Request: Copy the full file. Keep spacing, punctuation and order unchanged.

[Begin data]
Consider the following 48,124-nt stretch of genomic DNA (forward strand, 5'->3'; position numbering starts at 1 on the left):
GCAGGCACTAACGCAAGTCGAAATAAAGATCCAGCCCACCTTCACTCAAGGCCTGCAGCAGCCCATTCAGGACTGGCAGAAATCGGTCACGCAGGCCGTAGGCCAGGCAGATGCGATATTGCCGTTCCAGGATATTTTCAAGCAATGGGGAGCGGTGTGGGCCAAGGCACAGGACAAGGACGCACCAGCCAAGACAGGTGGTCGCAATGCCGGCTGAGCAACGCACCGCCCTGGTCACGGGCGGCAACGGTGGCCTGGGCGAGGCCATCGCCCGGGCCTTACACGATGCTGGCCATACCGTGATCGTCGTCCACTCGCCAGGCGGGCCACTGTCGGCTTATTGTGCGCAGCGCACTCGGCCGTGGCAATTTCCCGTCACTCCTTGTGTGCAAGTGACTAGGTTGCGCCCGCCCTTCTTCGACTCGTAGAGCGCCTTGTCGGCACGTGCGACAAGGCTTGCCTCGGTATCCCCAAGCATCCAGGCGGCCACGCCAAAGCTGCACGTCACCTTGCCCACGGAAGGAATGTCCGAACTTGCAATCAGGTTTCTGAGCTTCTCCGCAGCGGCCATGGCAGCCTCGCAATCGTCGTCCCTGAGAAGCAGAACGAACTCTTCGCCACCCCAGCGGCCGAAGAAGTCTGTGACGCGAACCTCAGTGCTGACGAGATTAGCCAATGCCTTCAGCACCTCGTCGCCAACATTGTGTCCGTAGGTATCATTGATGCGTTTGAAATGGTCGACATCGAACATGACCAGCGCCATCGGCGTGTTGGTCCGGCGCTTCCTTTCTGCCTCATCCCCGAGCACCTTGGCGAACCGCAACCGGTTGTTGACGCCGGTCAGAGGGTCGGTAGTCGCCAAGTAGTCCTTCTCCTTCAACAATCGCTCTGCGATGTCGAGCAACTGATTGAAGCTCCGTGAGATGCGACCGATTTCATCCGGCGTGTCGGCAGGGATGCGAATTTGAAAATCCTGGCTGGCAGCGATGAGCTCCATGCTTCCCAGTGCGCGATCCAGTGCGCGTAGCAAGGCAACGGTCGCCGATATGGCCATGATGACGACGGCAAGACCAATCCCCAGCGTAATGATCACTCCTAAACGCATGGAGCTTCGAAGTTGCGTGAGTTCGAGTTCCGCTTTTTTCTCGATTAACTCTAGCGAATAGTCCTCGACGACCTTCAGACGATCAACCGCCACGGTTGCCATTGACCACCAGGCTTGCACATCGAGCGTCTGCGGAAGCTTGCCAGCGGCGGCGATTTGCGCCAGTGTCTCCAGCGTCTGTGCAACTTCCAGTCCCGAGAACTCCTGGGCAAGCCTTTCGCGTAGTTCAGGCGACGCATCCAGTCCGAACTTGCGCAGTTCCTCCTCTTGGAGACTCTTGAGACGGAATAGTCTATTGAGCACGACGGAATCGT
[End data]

Consider the following 48,124-nt stretch of genomic DNA (forward strand, 5'->3'; position numbering starts at 1 on the left):
GCAGGCACTAACGCAAGTCGAAATAAAGATCCAGCCCACCTTCACTCAAGGCCTGCAGCAGCCCATTCAGGACTGGCAGAAATCGGTCACGCAGGCCGTAGGCCAGGCAGATGCGATATTGCCGTTCCAGGATATTTTCAAGCAATGGGGAGCGGTGTGGGCCAAGGCACAGGACAAGGACGCACCAGCCAAGACAGGTGGTCGCAATGCCGGCTGAGCAACGCACCGCCCTGGTCACGGGCGGCAACGGTGGCCTGGGCGAGGCCATCGCCCGGGCCTTACACGATGCTGGCCATACCGTGATCGTCGTCCACTCGCCAGGCGGGCCACTGTCGGCTTATTGTGCGCAGCGCACTCGGCCGTGGCAATTTCCCGTCACTCCTTGTGTGCAAGTGACTAGGTTGCGCCCGCCCTTCTTCGACTCGTAGAGCGCCTTGTCGGCACGTGCGACAAGGCTTGCCTCGGTATCCCCAAGCATCCAGGCGGCCACGCCAAAGCTGCACGTCACCTTGCCCACGGAAGGAATGTCCGAACTTGCAATCAGGTTTCTGAGCTTCTCCGCAGCGGCCATGGCAGCCTCGCAATCGTCGTCCCTGAGAAGCAGAACGAACTCTTCGCCACCCCAGCGGCCGAAGAAGTCTGTGACGCGAACCTCAGTGCTGACGAGATTAGCCAATGCCTTCAGCACCTCGTCGCCAACATTGTGTCCGTAGGTATCATTGATGCGTTTGAAATGGTCGACATCGAACATGACCAGCGCCATCGGCGTGTTGGTCCGGCGCTTCCTTTCTGCCTCATCCCCGAGCACCTTGGCGAACCGCAACCGGTTGTTGACGCCGGTCAGAGGGTCGGTAGTCGCCAAGTAGTCCTTCTCCTTCAACAATCGCTCTGCGATGTCGAGCAACTGATTGAAGCTCCGTGAGATGCGACCGATTTCATCCGGCGTGTCGGCAGGGATGCGAATTTGAAAATCCTGGCTGGCAGCGATGAGCTCCATGCTTCCCAGTGCGCGATCCAGTGCGCGTAGCAAGGCAACGGTCGCCGATATGGCCATGATGACGACGGCAAGACCAATCCCCAGCGTAATGATCACTCCTAAACGCATGGAGCTTCGAAGTTGCGTGAGTTCGAGTTCCGCTTTTTTCTCGATTAACTCTAGCGAATAGTCCTCGACGACCTTCAGACGATCAACCGCCACGGTTGCCATTGACCACCAGGCTTGCACATCGAGCGTCTGCGGAAGCTTGCCAGCGGCGGCGATTTGCGCCAGTGTCTCCAGCGTCTGTGCAACTTCCAGTCCCGAGAACTCCTGGGCAAGCCTTTCGCGTAGTTCAGGCGACGCATCCAGTCCGAACTTGCGCAGTTCCTCCTCTTGGAGACTCTTGAGACGGAATAGTCTATTGAGCACGACGGAATCGT